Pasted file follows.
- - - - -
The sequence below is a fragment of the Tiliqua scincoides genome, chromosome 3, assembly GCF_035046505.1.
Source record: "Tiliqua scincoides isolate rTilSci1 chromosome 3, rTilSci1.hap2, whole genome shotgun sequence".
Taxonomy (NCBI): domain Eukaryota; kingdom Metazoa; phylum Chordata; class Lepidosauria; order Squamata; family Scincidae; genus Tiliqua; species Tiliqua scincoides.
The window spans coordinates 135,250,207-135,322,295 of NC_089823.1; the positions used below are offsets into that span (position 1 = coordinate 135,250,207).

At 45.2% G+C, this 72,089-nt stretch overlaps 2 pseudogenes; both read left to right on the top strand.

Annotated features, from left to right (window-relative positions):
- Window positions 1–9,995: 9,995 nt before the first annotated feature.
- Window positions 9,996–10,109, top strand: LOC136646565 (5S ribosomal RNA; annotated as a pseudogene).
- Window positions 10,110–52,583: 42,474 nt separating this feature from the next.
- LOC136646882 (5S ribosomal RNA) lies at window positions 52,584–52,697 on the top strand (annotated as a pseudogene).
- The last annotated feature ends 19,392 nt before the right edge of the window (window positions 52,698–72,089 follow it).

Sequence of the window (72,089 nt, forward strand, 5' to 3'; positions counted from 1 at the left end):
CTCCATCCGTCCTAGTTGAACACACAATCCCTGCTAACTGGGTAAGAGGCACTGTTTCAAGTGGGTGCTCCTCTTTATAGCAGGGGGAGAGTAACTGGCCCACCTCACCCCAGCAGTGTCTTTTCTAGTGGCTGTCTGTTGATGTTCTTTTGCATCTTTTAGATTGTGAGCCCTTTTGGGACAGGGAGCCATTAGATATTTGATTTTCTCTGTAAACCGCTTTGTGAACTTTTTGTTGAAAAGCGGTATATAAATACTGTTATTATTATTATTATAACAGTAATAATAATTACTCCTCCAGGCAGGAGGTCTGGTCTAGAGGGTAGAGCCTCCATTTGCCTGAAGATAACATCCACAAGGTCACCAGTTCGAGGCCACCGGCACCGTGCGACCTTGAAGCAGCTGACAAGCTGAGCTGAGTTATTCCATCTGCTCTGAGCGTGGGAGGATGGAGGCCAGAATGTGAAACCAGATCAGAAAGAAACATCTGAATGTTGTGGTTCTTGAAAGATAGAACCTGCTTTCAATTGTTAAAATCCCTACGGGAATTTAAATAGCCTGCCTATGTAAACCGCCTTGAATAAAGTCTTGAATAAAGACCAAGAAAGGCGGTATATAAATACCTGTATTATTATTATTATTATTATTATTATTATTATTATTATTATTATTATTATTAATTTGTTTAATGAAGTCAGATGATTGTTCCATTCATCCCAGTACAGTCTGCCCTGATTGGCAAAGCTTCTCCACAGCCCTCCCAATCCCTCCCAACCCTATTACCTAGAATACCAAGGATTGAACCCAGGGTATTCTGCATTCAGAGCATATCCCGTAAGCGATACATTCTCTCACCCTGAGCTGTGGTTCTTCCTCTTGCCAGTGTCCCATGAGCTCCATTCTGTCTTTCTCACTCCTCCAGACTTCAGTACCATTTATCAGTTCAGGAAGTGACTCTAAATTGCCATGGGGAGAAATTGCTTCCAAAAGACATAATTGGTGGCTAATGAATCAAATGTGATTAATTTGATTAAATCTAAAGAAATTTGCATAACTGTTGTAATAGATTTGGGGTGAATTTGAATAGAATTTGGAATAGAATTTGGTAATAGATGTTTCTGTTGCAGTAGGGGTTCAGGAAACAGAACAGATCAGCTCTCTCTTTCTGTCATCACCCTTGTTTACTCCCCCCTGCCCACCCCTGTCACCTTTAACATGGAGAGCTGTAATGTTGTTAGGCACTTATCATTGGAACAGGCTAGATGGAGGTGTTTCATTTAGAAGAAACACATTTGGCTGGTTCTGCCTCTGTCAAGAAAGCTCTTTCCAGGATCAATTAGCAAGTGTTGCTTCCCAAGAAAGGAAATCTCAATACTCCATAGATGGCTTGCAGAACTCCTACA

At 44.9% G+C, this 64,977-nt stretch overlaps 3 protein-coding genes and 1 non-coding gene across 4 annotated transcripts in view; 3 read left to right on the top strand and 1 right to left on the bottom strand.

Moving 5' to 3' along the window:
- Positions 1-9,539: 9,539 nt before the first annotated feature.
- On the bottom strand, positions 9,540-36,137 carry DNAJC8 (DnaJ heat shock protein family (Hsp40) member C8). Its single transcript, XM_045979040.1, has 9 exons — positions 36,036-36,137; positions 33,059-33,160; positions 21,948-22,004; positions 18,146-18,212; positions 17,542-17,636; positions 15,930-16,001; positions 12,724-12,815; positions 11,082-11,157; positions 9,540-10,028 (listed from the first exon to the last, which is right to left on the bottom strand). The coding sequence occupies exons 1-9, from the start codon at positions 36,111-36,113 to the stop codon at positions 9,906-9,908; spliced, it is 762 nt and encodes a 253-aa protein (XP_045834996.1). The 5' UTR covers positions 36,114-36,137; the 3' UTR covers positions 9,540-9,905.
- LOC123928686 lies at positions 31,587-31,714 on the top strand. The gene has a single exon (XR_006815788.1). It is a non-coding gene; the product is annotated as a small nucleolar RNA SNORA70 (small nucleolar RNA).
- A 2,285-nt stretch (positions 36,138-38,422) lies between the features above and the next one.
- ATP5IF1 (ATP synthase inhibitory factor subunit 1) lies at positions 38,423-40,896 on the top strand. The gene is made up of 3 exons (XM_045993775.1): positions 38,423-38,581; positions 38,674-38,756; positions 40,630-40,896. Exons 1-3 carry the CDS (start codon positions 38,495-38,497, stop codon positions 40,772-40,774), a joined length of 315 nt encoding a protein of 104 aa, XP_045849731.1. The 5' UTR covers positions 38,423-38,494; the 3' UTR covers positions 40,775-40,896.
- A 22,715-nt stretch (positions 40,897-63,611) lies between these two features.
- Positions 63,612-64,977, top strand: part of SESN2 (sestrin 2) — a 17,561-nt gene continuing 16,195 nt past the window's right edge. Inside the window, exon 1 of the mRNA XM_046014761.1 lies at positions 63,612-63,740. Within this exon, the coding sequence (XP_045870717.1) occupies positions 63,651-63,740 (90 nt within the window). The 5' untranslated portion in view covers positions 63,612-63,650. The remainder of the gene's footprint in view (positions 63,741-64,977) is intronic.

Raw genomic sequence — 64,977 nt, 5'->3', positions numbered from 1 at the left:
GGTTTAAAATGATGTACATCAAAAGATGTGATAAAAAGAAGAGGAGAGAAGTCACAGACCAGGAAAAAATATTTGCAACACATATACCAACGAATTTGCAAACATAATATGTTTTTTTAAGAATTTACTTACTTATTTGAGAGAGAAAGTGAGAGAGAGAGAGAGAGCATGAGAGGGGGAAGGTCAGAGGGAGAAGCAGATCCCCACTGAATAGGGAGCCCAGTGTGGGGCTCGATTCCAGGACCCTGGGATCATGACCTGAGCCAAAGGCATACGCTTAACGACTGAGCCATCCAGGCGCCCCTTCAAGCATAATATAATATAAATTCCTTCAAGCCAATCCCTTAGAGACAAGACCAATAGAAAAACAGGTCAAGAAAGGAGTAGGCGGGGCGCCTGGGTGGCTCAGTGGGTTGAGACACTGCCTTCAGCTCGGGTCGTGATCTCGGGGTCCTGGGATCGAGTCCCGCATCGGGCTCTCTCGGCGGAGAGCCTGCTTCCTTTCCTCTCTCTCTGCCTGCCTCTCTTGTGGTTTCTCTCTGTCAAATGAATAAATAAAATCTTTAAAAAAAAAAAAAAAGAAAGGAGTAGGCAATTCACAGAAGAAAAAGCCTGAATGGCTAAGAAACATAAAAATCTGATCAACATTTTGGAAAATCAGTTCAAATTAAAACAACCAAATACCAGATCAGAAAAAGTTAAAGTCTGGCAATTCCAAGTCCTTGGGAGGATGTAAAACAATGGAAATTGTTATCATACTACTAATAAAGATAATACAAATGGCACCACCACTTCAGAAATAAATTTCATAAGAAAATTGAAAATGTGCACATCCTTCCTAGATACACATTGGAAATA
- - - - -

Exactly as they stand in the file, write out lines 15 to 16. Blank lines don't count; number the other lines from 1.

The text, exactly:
Moving 5' to 3' along the window:
- Positions 1-9,539: 9,539 nt before the first annotated feature.